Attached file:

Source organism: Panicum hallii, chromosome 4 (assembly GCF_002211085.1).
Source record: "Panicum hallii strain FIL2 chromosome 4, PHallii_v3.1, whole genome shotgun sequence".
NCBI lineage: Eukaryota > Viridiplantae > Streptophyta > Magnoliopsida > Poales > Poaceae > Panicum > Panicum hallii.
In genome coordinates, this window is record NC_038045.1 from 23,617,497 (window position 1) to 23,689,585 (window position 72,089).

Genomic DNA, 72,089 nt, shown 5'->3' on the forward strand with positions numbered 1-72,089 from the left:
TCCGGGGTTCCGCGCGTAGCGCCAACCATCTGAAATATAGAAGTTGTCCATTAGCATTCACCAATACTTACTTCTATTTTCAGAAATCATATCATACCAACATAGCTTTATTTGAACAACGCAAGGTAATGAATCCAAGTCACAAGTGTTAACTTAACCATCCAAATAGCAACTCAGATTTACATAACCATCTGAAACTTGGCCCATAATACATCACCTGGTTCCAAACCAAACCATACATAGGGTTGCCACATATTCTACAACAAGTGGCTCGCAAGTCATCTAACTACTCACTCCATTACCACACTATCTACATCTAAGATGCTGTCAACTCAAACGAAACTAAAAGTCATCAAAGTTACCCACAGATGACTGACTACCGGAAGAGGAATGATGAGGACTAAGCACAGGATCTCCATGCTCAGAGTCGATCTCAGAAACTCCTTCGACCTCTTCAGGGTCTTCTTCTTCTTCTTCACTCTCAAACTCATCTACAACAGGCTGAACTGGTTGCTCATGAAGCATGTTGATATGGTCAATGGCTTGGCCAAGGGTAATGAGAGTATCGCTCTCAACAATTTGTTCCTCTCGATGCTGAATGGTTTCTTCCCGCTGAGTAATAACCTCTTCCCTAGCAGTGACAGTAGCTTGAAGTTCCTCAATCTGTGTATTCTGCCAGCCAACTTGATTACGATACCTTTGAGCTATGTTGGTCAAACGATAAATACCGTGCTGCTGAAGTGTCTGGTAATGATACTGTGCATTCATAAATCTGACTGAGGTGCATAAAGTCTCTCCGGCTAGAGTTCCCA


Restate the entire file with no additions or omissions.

Source organism: Panicum hallii, chromosome 4 (assembly GCF_002211085.1).
Source record: "Panicum hallii strain FIL2 chromosome 4, PHallii_v3.1, whole genome shotgun sequence".
NCBI lineage: Eukaryota > Viridiplantae > Streptophyta > Magnoliopsida > Poales > Poaceae > Panicum > Panicum hallii.
In genome coordinates, this window is record NC_038045.1 from 23,617,497 (window position 1) to 23,689,585 (window position 72,089).

Genomic DNA, 72,089 nt, shown 5'->3' on the forward strand with positions numbered 1-72,089 from the left:
TCCGGGGTTCCGCGCGTAGCGCCAACCATCTGAAATATAGAAGTTGTCCATTAGCATTCACCAATACTTACTTCTATTTTCAGAAATCATATCATACCAACATAGCTTTATTTGAACAACGCAAGGTAATGAATCCAAGTCACAAGTGTTAACTTAACCATCCAAATAGCAACTCAGATTTACATAACCATCTGAAACTTGGCCCATAATACATCACCTGGTTCCAAACCAAACCATACATAGGGTTGCCACATATTCTACAACAAGTGGCTCGCAAGTCATCTAACTACTCACTCCATTACCACACTATCTACATCTAAGATGCTGTCAACTCAAACGAAACTAAAAGTCATCAAAGTTACCCACAGATGACTGACTACCGGAAGAGGAATGATGAGGACTAAGCACAGGATCTCCATGCTCAGAGTCGATCTCAGAAACTCCTTCGACCTCTTCAGGGTCTTCTTCTTCTTCTTCACTCTCAAACTCATCTACAACAGGCTGAACTGGTTGCTCATGAAGCATGTTGATATGGTCAATGGCTTGGCCAAGGGTAATGAGAGTATCGCTCTCAACAATTTGTTCCTCTCGATGCTGAATGGTTTCTTCCCGCTGAGTAATAACCTCTTCCCTAGCAGTGACAGTAGCTTGAAGTTCCTCAATCTGTGTATTCTGCCAGCCAACTTGATTACGATACCTTTGAGCTATGTTGGTCAAACGATAAATACCGTGCTGCTGAAGTGTCTGGTAATGATACTGTGCATTCATAAATCTGACTGAGGTGCATAAAGTCTCTCCGGCTAGAGTTCCCA